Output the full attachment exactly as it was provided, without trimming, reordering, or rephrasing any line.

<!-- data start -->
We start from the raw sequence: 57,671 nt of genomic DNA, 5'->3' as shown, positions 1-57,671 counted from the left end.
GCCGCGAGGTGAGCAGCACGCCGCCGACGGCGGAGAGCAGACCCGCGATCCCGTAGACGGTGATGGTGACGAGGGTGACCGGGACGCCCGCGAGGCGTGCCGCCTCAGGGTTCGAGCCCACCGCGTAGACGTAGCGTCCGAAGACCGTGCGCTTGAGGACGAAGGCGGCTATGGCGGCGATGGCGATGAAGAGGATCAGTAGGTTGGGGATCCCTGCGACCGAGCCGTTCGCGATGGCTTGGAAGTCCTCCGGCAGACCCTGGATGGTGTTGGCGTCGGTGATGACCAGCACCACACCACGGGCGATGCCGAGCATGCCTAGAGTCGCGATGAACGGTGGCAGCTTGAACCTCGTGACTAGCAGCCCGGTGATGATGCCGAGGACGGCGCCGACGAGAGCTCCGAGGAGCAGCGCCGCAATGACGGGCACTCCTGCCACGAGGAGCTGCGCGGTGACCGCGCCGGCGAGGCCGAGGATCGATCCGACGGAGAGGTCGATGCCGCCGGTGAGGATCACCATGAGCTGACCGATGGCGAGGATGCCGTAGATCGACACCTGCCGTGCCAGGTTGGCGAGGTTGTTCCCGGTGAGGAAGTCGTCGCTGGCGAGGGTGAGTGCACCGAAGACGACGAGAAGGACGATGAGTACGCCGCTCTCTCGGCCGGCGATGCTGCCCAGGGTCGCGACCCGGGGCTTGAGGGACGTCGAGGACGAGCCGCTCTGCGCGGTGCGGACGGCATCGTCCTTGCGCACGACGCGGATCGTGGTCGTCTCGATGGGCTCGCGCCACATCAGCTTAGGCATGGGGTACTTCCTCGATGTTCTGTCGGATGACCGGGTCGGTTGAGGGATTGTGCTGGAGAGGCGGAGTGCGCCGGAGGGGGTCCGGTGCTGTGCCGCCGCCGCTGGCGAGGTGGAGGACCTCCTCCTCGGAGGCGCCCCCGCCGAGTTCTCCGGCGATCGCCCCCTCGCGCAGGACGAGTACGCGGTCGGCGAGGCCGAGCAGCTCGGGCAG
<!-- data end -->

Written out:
We start from the raw sequence: 57,671 nt of genomic DNA, 5'->3' as shown, positions 1-57,671 counted from the left end.
GCCGCGAGGTGAGCAGCACGCCGCCGACGGCGGAGAGCAGACCCGCGATCCCGTAGACGGTGATGGTGACGAGGGTGACCGGGACGCCCGCGAGGCGTGCCGCCTCAGGGTTCGAGCCCACCGCGTAGACGTAGCGTCCGAAGACCGTGCGCTTGAGGACGAAGGCGGCTATGGCGGCGATGGCGATGAAGAGGATCAGTAGGTTGGGGATCCCTGCGACCGAGCCGTTCGCGATGGCTTGGAAGTCCTCCGGCAGACCCTGGATGGTGTTGGCGTCGGTGATGACCAGCACCACACCACGGGCGATGCCGAGCATGCCTAGAGTCGCGATGAACGGTGGCAGCTTGAACCTCGTGACTAGCAGCCCGGTGATGATGCCGAGGACGGCGCCGACGAGAGCTCCGAGGAGCAGCGCCGCAATGACGGGCACTCCTGCCACGAGGAGCTGCGCGGTGACCGCGCCGGCGAGGCCGAGGATCGATCCGACGGAGAGGTCGATGCCGCCGGTGAGGATCACCATGAGCTGACCGATGGCGAGGATGCCGTAGATCGACACCTGCCGTGCCAGGTTGGCGAGGTTGTTCCCGGTGAGGAAGTCGTCGCTGGCGAGGGTGAGTGCACCGAAGACGACGAGAAGGACGATGAGTACGCCGCTCTCTCGGCCGGCGATGCTGCCCAGGGTCGCGACCCGGGGCTTGAGGGACGTCGAGGACGAGCCGCTCTGCGCGGTGCGGACGGCATCGTCCTTGCGCACGACGCGGATCGTGGTCGTCTCGATGGGCTCGCGCCACATCAGCTTAGGCATGGGGTACTTCCTCGATGTTCTGTCGGATGACCGGGTCGGTTGAGGGATTGTGCTGGAGAGGCGGAGTGCGCCGGAGGGGGTCCGGTGCTGTGCCGCCGCCGCTGGCGAGGTGGAGGACCTCCTCCTCGGAGGCGCCCCCGCCGAGTTCTCCGGCGATCGCCCCCTCGCGCAGGACGAGTACGCGGTCGGCGAGGCCGAGCAGCTCGGGCAG